Questions as why antiplatelet monotherapy after the dual phase should only be based on aspirin or whether use of ADP-receptor antagonists rather than aspirin may be proposed as monotherapy especially now that clopidogrel is available as a generic drug, seems not only have no answer but also not place in the current specialists’ analysis. As if a dogmatic approach were prevalent. Perhaps the time for an open debate on these topics is ripe.



Adenosine diphosphate


Coronary artery disease


Acute coronary syndrome


Percutaneous coronary intervention


Peripheral arterial disease


Transient ischemic attach


Myocardial infarction


Drug-eluting stent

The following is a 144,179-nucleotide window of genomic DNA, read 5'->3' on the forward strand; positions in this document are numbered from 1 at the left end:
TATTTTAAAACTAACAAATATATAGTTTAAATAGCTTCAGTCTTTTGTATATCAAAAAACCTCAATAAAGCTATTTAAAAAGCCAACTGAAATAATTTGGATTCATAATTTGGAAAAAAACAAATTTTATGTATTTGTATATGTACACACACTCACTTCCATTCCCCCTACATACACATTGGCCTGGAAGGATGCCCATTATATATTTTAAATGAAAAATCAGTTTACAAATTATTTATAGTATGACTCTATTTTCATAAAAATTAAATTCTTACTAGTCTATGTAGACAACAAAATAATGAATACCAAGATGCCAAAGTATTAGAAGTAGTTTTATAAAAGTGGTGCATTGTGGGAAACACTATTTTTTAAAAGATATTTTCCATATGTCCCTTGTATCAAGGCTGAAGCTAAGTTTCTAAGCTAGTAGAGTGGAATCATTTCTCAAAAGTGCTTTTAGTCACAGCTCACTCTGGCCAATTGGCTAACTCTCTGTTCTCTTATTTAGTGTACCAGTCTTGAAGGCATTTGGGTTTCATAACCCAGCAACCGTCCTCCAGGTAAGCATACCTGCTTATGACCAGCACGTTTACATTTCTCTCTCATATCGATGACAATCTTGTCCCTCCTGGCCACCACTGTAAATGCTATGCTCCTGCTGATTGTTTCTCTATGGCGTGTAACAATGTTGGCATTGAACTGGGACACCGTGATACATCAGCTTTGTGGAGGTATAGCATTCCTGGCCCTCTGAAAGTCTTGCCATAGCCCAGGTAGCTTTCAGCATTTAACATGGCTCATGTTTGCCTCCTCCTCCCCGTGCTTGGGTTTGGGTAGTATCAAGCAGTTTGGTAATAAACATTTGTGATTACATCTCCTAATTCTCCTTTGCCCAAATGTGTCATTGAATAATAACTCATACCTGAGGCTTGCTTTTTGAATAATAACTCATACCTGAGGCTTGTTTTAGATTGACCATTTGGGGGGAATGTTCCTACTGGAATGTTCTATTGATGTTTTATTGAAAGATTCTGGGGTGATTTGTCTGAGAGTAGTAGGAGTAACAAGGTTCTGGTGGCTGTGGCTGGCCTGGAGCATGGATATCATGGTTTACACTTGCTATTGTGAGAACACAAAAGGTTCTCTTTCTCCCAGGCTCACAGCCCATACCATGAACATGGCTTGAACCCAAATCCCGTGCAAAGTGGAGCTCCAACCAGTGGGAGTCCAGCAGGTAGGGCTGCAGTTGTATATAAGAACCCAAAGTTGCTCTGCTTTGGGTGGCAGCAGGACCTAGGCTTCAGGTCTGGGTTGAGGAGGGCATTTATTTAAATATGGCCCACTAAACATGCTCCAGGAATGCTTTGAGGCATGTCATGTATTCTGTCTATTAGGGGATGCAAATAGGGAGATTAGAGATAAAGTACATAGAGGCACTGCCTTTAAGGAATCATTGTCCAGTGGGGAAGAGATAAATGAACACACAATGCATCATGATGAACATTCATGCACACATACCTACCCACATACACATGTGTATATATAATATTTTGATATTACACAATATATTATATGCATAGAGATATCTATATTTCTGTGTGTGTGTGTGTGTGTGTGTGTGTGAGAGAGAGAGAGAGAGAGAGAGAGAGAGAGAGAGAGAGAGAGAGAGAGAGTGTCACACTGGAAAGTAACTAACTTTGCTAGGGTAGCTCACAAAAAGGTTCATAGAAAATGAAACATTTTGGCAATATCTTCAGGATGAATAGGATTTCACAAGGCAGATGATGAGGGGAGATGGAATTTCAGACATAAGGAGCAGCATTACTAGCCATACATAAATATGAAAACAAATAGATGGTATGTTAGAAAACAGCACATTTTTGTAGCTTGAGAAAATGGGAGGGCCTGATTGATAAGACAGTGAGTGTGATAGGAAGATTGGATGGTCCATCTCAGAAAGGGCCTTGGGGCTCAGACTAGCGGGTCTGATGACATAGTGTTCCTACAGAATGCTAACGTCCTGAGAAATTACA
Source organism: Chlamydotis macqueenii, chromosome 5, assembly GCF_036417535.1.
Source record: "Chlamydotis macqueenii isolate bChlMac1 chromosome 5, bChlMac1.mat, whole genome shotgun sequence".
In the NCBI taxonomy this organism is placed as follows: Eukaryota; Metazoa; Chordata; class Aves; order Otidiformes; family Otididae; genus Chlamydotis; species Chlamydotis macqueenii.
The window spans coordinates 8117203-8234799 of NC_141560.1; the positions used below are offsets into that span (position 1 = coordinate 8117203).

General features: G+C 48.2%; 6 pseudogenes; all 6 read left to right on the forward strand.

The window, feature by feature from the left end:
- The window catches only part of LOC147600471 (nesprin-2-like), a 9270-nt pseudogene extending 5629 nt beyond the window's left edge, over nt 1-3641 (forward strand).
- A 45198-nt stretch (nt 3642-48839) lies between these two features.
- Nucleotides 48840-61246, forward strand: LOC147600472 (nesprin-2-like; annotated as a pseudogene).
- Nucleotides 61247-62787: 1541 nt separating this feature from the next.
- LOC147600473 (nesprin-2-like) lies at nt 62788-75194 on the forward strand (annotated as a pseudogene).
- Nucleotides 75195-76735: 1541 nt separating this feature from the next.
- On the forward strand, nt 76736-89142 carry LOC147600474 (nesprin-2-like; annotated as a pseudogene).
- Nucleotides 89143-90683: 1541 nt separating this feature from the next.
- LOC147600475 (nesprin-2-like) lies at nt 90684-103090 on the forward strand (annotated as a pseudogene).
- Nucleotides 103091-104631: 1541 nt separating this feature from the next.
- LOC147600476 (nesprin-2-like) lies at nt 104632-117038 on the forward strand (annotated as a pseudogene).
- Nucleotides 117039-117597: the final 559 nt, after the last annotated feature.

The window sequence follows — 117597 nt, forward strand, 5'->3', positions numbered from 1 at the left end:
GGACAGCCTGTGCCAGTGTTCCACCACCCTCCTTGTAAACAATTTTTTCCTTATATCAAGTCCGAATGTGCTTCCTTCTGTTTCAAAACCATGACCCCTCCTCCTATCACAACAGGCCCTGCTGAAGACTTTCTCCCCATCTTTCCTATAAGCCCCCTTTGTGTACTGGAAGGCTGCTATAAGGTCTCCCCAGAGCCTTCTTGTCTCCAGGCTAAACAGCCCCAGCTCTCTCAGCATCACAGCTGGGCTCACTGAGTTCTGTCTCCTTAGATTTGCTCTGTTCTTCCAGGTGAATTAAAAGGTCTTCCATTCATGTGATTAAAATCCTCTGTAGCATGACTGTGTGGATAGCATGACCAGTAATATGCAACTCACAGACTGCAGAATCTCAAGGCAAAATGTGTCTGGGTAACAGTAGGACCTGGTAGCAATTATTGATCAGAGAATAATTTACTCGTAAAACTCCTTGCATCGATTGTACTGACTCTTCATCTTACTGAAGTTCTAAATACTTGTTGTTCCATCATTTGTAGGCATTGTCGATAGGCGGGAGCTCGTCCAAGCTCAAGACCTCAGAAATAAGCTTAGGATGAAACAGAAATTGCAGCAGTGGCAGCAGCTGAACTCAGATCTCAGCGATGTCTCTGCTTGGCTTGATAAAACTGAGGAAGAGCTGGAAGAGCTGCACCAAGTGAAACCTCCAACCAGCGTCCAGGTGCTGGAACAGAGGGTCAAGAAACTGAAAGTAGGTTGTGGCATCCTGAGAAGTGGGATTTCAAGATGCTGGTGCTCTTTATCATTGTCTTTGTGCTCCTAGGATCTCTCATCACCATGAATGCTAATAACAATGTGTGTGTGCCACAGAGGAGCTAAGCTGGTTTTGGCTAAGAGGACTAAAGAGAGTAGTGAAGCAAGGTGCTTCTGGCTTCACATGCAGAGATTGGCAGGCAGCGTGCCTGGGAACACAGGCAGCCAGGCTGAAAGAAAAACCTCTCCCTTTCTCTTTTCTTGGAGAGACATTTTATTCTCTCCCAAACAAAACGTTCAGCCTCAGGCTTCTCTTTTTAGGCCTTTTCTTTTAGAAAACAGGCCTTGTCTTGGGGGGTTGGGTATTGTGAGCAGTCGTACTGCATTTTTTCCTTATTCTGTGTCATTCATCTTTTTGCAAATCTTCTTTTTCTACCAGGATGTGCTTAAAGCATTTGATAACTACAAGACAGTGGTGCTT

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Correspondence to Hernan Polo Friz.

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The authors declare that they have no competing interests.

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HPF, MM and CC equally contributed in the conception and the design of the article. CC has given final approval of the version to be submitted. All authors read and approved the final manuscript.

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Polo Friz, H., Molteni, M. & Cimminiello, C. The dogma of aspirin: a critical review of evidence on the best monotherapy after dual antiplatelet therapy. Thrombosis J 13, 28 (2015).

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  • Platelet aggregation inhibitors
  • Evidence-based practice
  • Aspirin